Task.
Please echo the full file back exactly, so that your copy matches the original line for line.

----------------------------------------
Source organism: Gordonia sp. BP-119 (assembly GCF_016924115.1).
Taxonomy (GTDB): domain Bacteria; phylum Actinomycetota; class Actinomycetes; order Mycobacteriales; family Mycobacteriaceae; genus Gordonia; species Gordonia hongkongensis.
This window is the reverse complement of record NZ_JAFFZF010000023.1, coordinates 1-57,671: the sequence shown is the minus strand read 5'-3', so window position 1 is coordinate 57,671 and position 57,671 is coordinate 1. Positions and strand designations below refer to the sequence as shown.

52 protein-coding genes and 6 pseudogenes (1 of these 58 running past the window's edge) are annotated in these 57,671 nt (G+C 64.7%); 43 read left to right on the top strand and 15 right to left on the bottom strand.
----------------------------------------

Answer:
Source organism: Gordonia sp. BP-119 (assembly GCF_016924115.1).
Taxonomy (GTDB): domain Bacteria; phylum Actinomycetota; class Actinomycetes; order Mycobacteriales; family Mycobacteriaceae; genus Gordonia; species Gordonia hongkongensis.
This window is the reverse complement of record NZ_JAFFZF010000023.1, coordinates 1-57,671: the sequence shown is the minus strand read 5'-3', so window position 1 is coordinate 57,671 and position 57,671 is coordinate 1. Positions and strand designations below refer to the sequence as shown.

52 protein-coding genes and 6 pseudogenes (1 of these 58 running past the window's edge) are annotated in these 57,671 nt (G+C 64.7%); 43 read left to right on the top strand and 15 right to left on the bottom strand.